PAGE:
Style: Did you aspire to be a quiz-show host, or did it just happen?
Sagal: Never in my wildest dreams or for that matter, my most mundane dreams did I ever imagine I'd be hosting a game show for a living. If anything, because of my strange, preternatural ability to remember trivia, it's possible I envisioned somehow making a living as a game show contestant. But that dream came to a crashing end when I flamed out on "Jeopardy" in 1988. I came in second and won an armchair, which I still have.
Who crafts the questions? Are you responsible, and are you a news junkie?
I serve as a kind of de facto head writer for a staff of six. Our Chicago-based production staff [spends] all week researching the show from a whole cornucopia of sources: newspapers, Weblogs, radio and TV. Once we've decided on what we'll do, we all write the questions, then I edit and rewrite the questions written by the others. Some of the material I always write myself, such as the "Not My Job" game. Then we read through the script on Thursday with executive producer Doug Berman, who lets me know exactly to what extent, and in what detail, I've done it all wrong.
What's the key to the program's success?
Carl Kasell. No question. Without Carl, we'd just be a bunch of self-satisfied idiots nattering on about stupid things in the week's news. But with Carl, we're a bunch of self-satisfied idiots occasionally interrupted by an honest-to-God newsman with a deep baritone voice. It makes all the difference.
On the road, you have an audience, but in the studio you don't. Why is that, and what effect does an audience, or its absence, have on your show?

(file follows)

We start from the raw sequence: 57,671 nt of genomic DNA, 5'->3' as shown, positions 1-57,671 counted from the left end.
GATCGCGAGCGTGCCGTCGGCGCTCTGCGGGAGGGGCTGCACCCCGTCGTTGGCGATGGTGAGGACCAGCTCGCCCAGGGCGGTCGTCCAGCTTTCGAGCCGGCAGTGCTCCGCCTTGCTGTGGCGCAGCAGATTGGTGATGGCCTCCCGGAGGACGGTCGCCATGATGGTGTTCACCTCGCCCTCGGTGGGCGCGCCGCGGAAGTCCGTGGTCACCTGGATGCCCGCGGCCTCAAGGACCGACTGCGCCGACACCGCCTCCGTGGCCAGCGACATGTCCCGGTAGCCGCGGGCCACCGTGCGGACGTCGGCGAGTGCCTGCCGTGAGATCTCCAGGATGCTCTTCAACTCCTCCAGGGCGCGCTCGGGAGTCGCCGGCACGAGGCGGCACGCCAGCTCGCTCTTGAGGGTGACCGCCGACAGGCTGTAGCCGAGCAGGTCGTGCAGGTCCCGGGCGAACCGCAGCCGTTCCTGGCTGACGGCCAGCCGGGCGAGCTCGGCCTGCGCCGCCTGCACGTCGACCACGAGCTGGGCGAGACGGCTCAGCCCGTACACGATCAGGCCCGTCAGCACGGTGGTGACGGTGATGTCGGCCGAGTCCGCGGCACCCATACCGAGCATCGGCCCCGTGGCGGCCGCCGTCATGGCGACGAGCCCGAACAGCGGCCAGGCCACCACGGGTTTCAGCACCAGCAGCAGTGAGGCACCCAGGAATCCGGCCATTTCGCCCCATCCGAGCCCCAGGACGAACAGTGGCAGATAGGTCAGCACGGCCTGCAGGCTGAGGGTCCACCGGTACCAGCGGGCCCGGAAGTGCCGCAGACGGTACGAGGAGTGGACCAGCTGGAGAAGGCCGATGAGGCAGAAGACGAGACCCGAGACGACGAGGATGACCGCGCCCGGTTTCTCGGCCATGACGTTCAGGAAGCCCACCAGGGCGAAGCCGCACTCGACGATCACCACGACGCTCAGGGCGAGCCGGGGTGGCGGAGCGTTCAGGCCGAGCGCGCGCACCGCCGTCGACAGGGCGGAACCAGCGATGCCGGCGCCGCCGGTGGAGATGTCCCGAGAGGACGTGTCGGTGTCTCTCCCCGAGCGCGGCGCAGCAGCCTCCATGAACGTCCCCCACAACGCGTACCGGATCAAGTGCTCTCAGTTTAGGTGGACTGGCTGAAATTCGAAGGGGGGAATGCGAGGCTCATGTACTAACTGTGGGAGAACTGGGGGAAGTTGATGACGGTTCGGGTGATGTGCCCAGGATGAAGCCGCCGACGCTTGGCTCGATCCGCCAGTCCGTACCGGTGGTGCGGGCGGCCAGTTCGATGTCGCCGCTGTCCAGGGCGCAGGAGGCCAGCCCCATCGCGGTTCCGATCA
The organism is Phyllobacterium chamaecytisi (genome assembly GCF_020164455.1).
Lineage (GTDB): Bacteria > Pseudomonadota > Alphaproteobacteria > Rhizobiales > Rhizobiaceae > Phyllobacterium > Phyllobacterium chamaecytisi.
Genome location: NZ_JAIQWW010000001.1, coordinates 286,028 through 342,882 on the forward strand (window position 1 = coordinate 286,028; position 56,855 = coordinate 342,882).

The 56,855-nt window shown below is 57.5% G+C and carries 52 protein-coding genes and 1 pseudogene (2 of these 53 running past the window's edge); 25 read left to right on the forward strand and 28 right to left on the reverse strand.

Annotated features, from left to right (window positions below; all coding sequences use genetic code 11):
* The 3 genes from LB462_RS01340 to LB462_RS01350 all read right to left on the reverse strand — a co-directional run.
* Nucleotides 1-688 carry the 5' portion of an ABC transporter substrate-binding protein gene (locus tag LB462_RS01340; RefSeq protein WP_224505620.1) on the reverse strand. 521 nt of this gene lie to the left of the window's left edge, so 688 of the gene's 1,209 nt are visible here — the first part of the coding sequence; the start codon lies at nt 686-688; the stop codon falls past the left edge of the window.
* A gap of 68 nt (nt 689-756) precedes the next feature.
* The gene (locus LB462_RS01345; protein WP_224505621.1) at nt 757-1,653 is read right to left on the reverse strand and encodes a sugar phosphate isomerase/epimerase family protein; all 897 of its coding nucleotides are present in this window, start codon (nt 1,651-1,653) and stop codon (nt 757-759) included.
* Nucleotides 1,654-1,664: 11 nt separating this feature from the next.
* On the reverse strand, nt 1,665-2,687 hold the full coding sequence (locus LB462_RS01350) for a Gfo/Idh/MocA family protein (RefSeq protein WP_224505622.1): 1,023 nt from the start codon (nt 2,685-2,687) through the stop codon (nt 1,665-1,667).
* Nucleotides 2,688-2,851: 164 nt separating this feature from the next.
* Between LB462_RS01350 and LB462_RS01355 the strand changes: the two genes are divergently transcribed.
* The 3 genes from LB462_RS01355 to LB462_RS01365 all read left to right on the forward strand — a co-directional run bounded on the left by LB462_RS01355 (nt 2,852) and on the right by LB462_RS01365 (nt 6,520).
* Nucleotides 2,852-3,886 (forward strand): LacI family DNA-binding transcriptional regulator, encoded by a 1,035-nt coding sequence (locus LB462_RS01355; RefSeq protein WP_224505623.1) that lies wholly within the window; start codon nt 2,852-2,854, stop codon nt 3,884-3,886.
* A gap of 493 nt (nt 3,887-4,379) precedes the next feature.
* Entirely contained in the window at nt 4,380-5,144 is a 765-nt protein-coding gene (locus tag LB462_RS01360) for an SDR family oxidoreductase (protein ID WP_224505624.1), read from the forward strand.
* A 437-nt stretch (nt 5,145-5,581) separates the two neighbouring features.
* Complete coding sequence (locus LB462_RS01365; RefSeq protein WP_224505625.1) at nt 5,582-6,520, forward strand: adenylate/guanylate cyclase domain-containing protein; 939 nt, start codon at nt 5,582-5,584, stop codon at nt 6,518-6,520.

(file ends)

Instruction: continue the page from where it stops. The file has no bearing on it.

The show was intentionally designed as a studio show, versus a live show. But then, when we did our first show in front of a live audience in 2000 in Salt Lake City, we made an amazing discovery. When people are amused, they sometimes make a pleasant, staccato vocalization, sort of as if they're barking. This sound, we discovered on further exploration, has two interesting effects. First, it makes other people hearing it more inclined to make that same happy barking themselves. Secondly, it makes the performers glow and grin, and even sometimes come up with more amusing things to say, which, in turn, creates more staccato barking vocalizations. It's our hope to begin doing all, or most, of our shows in front of live audiences here in Chicago starting in April of 2005
Who picks your musical bumpers that air between segments? They're often the cleverest aspect of the program like when you used "She's Not There" by the Zombies after a question about the Miss America pageant not being on ABC-TV anymore.
It's actually become a detail of the show we spend a lot of time on and one which discerning fans always notice. It's sort of our equivalent of the blackboard messages at the start of "The Simpsons."
Do you feel all of your hard work on the show is validated now that it's on the air in Richmond, Virginia?
We worked for years, literally, to get to the 100-station mark, then 200. Now we're at more than 300. But now that we're on WCVE 88.9-FM, we're going to rest on our laurels. Richmond, babe! Capital of the Confederacy! When you've made it there, you know you're rocking it, antebellum style. S
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